Berlin (AFP) - A Rwandan man sentenced to 14 years' jail in Germany over a 1994 church massacre could now face a life term after a top court Thursday ordered a partial retrial.
The federal court found that evidence showed Onesphore Rwabukombe, a former town mayor, took an active role in genocide, rather than just aiding and abetting it as found by a lower court.
The judges said there would be no need to re-establish the evidence for the massacre, in which at least 400 Tutsis were killed with machetes, axes and hoes on church grounds in the northeastern town of Kiziguro.
Germany's Federal Court of Justice said that hearings in a Frankfurt court that ended last year indicated that the former mayor had actively participated in the killings, and ruled that the case be sent back to Frankfurt.
It found Rwabukombe had already been involved the day before the April 11 massacre, had brought armed Hutus to the church and told them "begin your work".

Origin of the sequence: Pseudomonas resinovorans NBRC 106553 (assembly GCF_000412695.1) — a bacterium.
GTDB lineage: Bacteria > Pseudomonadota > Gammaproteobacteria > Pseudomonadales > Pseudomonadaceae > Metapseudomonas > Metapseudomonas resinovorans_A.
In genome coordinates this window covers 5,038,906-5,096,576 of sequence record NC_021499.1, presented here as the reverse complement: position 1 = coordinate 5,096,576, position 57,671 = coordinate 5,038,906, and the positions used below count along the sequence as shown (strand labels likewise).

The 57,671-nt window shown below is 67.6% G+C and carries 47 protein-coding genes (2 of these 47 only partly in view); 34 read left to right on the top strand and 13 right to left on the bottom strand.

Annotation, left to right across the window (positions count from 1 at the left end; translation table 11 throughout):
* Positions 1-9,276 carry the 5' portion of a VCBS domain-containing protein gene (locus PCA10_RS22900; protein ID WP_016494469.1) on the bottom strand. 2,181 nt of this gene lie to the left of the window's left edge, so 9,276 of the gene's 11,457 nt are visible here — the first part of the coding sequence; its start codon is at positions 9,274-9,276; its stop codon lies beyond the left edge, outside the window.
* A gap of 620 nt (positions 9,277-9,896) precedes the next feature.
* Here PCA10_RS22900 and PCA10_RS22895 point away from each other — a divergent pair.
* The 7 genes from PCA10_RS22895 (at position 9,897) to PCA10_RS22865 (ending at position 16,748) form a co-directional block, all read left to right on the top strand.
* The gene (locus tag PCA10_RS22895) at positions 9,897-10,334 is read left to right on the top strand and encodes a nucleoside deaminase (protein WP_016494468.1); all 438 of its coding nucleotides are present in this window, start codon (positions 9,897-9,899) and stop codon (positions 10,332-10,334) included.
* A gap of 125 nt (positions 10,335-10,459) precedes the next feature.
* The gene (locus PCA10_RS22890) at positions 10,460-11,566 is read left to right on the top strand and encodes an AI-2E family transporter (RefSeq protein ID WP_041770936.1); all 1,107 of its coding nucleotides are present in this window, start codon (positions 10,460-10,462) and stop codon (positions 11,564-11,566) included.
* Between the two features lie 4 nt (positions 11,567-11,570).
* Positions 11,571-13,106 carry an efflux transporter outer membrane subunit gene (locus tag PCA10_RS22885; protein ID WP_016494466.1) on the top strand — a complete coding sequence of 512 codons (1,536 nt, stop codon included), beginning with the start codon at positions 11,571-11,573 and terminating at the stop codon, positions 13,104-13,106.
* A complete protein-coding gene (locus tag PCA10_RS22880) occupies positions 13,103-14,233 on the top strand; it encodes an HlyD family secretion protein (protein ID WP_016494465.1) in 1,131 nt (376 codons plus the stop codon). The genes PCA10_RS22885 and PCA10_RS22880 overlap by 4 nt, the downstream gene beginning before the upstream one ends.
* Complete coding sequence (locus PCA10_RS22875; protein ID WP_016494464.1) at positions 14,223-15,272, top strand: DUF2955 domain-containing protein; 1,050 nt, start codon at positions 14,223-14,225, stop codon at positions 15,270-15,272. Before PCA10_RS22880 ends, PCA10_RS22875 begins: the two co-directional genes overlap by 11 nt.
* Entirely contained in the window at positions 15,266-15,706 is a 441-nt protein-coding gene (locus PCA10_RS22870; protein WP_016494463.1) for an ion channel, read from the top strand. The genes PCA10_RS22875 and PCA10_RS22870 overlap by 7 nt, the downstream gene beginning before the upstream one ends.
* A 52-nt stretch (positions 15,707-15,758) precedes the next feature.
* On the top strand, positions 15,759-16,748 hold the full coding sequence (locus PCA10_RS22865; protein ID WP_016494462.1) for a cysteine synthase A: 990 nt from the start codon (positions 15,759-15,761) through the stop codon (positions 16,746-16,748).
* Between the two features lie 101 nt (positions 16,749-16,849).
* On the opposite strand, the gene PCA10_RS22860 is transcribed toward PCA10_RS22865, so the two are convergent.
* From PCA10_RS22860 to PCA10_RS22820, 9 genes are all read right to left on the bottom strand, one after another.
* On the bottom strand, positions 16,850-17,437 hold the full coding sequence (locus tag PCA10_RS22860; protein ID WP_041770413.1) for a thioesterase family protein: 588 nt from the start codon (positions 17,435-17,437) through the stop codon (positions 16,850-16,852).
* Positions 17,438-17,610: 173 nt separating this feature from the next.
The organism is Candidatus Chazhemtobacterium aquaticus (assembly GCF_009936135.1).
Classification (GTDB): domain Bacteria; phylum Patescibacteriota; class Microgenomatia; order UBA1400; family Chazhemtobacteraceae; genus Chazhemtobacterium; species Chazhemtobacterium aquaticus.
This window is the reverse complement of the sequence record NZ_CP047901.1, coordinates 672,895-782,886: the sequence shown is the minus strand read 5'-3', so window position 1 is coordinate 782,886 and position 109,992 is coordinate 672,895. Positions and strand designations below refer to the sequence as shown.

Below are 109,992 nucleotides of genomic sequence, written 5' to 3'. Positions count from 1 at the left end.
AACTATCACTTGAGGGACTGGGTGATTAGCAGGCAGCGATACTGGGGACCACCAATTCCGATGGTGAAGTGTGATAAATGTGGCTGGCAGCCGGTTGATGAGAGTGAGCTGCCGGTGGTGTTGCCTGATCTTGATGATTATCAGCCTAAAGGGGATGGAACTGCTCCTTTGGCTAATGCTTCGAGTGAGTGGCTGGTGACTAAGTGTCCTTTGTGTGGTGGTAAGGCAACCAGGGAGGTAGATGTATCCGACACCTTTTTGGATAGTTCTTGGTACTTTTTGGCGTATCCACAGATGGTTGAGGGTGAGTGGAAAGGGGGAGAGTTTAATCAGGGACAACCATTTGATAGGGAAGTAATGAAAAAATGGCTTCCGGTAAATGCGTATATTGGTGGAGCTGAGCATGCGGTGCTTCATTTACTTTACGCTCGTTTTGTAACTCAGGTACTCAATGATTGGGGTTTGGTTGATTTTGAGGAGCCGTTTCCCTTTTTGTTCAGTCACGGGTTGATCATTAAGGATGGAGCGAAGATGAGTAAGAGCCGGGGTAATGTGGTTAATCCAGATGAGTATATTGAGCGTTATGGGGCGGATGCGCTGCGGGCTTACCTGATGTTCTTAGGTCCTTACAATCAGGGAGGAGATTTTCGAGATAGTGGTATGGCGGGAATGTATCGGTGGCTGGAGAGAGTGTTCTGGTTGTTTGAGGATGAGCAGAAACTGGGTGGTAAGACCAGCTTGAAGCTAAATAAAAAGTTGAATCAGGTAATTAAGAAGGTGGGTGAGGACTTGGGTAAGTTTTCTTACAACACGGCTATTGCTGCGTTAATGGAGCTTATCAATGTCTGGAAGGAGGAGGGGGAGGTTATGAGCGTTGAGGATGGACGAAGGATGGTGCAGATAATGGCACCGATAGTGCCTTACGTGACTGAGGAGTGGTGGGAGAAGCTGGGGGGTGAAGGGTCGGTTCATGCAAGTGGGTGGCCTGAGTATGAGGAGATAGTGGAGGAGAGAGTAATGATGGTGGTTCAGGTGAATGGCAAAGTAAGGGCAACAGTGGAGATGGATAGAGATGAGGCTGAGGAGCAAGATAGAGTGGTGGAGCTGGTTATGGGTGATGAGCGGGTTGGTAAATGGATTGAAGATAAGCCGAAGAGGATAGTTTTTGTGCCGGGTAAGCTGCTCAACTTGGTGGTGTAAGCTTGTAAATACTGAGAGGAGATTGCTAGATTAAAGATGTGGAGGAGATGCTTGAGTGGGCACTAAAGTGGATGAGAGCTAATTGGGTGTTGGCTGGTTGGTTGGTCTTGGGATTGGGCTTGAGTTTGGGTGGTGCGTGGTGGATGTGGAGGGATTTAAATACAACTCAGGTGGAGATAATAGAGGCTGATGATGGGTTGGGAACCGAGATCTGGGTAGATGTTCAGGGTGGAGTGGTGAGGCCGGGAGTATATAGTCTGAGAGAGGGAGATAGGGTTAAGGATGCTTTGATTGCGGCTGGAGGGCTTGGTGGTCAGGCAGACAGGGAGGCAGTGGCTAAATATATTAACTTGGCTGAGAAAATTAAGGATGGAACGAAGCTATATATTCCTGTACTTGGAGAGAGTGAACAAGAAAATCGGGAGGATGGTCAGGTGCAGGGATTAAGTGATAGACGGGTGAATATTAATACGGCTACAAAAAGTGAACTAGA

"A conviction on the grounds of perpetration with the consequence of life imprisonment is a possibility," said presiding judge Joerg-Peter Becker at the federal court in Karlsruhe.
In February last year, the higher regional court in the western city of Frankfurt heard that Rwabukombe had ordered the attack and later organised the removal of the bodies and the dumping of them in pits.
The three-year trial was the first case heard in Germany related to the Rwanda genocide, in which an estimated 800,000 people, most of them ethnic Tutsis, were killed between April and July 1994.
Rwabukombe has lived in Germany since 2002 and applied for political asylum but was arrested in 2011 on an Interpol warrant.
Germany has prosecuted war criminals from the Nazi era and the former Yugoslavia for genocide but this case was the first time it has tried someone over the Rwandan bloodletting.